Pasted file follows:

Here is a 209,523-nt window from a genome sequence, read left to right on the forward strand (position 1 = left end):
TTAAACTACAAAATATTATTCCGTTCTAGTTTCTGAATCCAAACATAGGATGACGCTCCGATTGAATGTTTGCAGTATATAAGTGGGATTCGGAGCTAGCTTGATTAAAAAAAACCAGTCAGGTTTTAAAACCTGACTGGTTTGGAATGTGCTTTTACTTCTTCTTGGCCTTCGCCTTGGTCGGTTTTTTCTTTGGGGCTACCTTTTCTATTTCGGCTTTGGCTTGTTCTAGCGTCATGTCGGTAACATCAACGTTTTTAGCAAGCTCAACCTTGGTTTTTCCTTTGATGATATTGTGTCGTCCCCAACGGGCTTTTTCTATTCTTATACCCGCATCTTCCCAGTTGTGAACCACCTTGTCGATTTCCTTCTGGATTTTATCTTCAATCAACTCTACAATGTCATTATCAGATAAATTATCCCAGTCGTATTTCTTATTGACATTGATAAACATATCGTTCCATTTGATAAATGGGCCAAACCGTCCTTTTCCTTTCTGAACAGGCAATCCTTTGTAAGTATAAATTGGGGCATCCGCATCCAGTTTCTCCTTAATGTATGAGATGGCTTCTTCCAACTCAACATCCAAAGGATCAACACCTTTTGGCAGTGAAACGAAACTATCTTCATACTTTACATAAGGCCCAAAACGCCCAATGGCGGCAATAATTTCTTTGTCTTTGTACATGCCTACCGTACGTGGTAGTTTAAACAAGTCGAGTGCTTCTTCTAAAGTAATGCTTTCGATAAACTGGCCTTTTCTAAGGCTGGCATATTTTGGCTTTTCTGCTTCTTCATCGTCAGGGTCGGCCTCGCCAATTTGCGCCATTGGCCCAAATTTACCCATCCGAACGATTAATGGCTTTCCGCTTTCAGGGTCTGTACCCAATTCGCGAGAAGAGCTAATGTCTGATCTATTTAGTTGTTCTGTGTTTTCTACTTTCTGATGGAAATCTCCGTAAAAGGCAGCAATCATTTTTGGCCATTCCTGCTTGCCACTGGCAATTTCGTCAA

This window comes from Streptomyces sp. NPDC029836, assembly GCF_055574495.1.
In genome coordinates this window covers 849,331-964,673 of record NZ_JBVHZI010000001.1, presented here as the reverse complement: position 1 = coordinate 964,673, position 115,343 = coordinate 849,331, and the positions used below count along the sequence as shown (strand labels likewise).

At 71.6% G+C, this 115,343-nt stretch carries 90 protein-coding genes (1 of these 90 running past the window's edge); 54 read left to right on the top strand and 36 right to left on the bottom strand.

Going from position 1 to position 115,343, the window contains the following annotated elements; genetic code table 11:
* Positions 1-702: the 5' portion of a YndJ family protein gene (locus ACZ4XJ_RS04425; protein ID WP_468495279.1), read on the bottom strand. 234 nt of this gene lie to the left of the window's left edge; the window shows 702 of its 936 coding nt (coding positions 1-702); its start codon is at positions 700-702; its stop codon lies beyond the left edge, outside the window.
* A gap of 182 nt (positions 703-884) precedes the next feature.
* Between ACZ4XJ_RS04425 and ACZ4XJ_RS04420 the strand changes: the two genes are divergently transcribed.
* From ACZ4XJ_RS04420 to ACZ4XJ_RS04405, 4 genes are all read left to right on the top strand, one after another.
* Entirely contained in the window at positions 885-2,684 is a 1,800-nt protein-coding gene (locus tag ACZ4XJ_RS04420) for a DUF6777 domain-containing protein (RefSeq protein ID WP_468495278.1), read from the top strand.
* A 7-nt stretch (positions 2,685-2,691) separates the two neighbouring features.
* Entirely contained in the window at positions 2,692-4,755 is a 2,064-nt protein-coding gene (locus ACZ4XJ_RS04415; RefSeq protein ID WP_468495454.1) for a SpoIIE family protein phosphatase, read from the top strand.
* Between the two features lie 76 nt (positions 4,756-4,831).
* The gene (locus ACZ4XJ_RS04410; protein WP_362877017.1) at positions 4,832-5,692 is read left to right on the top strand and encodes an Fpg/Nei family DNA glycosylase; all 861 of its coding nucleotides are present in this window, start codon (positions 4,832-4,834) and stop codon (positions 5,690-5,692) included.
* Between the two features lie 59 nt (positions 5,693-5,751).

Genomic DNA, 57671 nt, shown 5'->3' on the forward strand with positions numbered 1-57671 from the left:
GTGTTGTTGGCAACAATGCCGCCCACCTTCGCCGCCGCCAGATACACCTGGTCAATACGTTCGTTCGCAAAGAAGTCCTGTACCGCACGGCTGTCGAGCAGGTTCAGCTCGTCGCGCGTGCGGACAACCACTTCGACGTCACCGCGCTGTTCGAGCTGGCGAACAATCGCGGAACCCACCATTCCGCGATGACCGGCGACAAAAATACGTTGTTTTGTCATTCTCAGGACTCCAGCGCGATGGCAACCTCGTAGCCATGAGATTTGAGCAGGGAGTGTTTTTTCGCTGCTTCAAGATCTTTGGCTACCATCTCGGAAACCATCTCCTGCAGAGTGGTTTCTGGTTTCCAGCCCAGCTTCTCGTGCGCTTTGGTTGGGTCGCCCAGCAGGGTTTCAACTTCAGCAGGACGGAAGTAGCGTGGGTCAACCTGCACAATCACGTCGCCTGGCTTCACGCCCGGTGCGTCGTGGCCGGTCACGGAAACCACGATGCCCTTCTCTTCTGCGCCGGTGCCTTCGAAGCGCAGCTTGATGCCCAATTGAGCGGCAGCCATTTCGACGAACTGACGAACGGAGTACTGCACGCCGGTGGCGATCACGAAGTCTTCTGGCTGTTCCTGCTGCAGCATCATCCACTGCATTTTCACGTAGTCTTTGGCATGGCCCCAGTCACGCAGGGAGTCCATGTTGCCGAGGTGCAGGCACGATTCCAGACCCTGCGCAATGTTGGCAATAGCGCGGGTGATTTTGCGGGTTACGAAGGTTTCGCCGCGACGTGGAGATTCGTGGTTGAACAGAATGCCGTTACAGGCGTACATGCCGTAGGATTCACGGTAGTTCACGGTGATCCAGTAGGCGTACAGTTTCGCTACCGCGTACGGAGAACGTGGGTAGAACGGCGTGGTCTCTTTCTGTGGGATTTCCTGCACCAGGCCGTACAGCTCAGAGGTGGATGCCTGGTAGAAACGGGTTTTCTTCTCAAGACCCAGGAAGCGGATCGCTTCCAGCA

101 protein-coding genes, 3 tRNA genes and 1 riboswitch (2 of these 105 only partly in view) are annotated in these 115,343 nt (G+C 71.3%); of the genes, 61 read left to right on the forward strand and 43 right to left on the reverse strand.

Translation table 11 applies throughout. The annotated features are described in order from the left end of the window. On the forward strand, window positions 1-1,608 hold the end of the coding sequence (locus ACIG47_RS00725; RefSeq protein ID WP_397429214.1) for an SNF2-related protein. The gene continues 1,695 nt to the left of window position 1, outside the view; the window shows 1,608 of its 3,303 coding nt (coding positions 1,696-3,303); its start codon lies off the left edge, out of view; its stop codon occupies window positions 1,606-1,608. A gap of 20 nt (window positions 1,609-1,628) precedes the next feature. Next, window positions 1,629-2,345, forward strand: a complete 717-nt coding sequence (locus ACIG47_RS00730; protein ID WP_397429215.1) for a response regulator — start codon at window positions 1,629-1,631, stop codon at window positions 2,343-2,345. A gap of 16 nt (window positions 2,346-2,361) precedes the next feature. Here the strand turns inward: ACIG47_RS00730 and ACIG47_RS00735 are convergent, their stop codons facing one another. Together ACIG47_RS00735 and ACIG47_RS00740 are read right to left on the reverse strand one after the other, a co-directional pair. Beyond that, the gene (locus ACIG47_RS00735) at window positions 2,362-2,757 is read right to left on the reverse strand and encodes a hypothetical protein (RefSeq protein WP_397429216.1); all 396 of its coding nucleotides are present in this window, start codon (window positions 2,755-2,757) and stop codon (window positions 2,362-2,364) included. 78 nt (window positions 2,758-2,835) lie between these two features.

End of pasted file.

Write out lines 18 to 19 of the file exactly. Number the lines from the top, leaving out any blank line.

GTGTTGTTGGCAACAATGCCGCCCACCTTCGCCGCCGCCAGATACACCTGGTCAATACGTTCGTTCGCAAAGAAGTCCTGTACCGCACGGCTGTCGAGCAGGTTCAGCTCGTCGCGCGTGCGGACAACCACTTCGACGTCACCGCGCTGTTCGAGCTGGCGAACAATCGCGGAACCCACCATTCCGCGATGACCGGCGACAAAAATACGTTGTTTTGTCATTCTCAGGACTCCAGCGCGATGGCAACCTCGTAGCCATGAGATTTGAGCAGGGAGTGTTTTTTCGCTGCTTCAAGATCTTTGGCTACCATCTCGGAAACCATCTCCTGCAGAGTGGTTTCTGGTTTCCAGCCCAGCTTCTCGTGCGCTTTGGTTGGGTCGCCCAGCAGGGTTTCAACTTCAGCAGGACGGAAGTAGCGTGGGTCAACCTGCACAATCACGTCGCCTGGCTTCACGCCCGGTGCGTCGTGGCCGGTCACGGAAACCACGATGCCCTTCTCTTCTGCGCCGGTGCCTTCGAAGCGCAGCTTGATGCCCAATTGAGCGGCAGCCATTTCGACGAACTGACGAACGGAGTACTGCACGCCGGTGGCGATCACGAAGTCTTCTGGCTGTTCCTGCTGCAGCATCATCCACTGCATTTTCACGTAGTCTTTGGCATGGCCCCAGTCACGCAGGGAGTCCATGTTGCCGAGGTGCAGGCACGATTCCAGACCCTGCGCAATGTTGGCAATAGCGCGGGTGATTTTGCGGGTTACGAAGGTTTCGCCGCGACGTGGAGATTCGTGGTTGAACAGAATGCCGTTACAGGCGTACATGCCGTAGGATTCACGGTAGTTCACGGTGATCCAGTAGGCGTACAGTTTCGCTACCGCGTACGGAGAACGTGGGTAGAACGGCGTGGTCTCTTTCTGTGGGATTTCCTGCACCAGGCCGTACAGCTCAGAGGTGGATGCCTGGTAGAAACGGGTTTTCTTCTCAAGACCCAGGAAGCGGATCGCTTCCAGCA

101 protein-coding genes, 3 tRNA genes and 1 riboswitch (2 of these 105 only partly in view) are annotated in these 115,343 nt (G+C 71.3%); of the genes, 61 read left to right on the forward strand and 43 right to left on the reverse strand.